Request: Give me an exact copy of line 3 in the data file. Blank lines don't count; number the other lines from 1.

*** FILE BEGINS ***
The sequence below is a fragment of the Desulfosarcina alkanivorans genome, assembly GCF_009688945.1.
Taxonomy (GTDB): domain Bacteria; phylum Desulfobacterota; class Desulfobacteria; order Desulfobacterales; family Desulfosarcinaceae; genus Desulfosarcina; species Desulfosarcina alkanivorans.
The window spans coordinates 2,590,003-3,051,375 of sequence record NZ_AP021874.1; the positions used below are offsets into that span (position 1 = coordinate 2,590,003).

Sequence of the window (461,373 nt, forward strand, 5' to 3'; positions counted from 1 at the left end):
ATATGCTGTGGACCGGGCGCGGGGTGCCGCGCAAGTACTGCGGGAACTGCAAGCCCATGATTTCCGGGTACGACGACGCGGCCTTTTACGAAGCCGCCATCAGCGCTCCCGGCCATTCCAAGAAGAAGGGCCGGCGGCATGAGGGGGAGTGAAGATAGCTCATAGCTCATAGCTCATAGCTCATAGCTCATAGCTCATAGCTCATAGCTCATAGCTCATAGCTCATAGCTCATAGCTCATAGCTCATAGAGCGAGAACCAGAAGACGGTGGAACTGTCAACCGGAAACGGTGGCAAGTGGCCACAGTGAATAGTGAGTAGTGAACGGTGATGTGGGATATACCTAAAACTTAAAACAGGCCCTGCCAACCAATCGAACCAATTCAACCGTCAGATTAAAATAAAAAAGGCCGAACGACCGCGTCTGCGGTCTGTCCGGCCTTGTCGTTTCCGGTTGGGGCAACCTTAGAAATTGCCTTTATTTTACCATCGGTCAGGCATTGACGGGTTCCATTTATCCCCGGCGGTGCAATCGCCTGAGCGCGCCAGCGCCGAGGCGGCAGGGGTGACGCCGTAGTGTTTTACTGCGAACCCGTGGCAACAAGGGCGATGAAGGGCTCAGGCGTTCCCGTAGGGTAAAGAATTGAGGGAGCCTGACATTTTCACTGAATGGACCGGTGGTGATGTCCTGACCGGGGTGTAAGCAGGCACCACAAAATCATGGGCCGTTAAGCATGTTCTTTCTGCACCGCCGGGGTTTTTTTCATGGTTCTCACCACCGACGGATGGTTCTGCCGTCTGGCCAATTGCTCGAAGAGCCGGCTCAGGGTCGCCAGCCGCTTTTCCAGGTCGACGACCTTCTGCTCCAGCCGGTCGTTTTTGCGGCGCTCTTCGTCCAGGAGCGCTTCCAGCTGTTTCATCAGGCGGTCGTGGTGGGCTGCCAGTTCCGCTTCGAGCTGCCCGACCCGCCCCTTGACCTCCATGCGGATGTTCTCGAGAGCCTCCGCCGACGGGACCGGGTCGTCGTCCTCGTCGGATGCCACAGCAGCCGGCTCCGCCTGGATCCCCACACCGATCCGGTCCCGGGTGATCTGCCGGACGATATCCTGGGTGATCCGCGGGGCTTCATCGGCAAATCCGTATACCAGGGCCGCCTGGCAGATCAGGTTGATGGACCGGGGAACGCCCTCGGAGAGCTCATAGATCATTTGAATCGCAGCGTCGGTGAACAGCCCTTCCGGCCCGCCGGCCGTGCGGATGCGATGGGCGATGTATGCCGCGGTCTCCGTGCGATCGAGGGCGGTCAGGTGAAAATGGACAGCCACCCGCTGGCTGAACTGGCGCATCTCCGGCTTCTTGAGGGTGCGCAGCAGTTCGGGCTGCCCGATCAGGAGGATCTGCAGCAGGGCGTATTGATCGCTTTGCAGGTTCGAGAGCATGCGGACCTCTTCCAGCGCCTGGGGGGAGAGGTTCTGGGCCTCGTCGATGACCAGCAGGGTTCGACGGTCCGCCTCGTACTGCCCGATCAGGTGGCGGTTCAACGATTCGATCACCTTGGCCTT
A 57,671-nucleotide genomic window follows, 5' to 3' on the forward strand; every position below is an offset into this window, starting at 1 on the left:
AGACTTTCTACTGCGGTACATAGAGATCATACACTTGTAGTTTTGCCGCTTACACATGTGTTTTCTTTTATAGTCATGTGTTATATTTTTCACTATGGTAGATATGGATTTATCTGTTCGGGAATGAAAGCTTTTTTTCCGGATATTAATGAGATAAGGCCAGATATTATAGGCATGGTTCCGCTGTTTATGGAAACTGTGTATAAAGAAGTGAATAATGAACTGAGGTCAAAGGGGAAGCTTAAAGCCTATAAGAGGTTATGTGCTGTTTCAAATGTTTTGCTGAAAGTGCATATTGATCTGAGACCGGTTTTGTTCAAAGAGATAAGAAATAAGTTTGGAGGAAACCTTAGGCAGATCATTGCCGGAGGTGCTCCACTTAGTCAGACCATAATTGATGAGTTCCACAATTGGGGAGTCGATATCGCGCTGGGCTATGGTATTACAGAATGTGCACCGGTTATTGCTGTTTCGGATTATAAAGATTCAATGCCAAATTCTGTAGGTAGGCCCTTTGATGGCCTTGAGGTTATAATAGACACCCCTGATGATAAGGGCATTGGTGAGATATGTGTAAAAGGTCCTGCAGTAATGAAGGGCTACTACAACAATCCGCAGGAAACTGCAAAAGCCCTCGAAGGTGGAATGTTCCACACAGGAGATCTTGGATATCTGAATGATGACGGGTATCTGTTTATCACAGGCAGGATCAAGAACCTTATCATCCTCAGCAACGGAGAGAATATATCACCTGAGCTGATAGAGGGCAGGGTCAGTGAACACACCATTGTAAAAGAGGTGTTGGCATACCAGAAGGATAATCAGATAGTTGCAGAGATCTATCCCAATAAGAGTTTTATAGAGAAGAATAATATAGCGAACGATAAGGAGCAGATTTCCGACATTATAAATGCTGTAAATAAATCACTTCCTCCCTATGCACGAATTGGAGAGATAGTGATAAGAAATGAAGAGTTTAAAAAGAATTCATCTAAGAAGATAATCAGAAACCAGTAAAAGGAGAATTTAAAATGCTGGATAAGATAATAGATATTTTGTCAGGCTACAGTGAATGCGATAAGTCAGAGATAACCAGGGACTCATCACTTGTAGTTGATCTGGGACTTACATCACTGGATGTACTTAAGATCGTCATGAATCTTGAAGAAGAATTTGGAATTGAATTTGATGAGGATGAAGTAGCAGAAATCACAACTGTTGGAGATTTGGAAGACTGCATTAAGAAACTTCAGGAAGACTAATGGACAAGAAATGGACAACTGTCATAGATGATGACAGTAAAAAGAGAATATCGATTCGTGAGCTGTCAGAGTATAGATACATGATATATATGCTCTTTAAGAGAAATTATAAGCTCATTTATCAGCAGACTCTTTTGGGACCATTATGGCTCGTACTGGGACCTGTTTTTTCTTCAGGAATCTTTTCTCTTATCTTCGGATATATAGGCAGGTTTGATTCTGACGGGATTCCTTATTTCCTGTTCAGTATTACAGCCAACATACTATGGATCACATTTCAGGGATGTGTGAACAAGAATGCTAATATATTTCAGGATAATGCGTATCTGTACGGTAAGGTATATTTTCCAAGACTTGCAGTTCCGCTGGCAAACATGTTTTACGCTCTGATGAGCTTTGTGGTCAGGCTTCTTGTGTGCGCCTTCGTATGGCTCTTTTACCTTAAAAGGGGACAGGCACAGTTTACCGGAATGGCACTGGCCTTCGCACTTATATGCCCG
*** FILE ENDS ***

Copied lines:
The window spans coordinates 2,590,003-3,051,375 of sequence record NZ_AP021874.1; the positions used below are offsets into that span (position 1 = coordinate 2,590,003).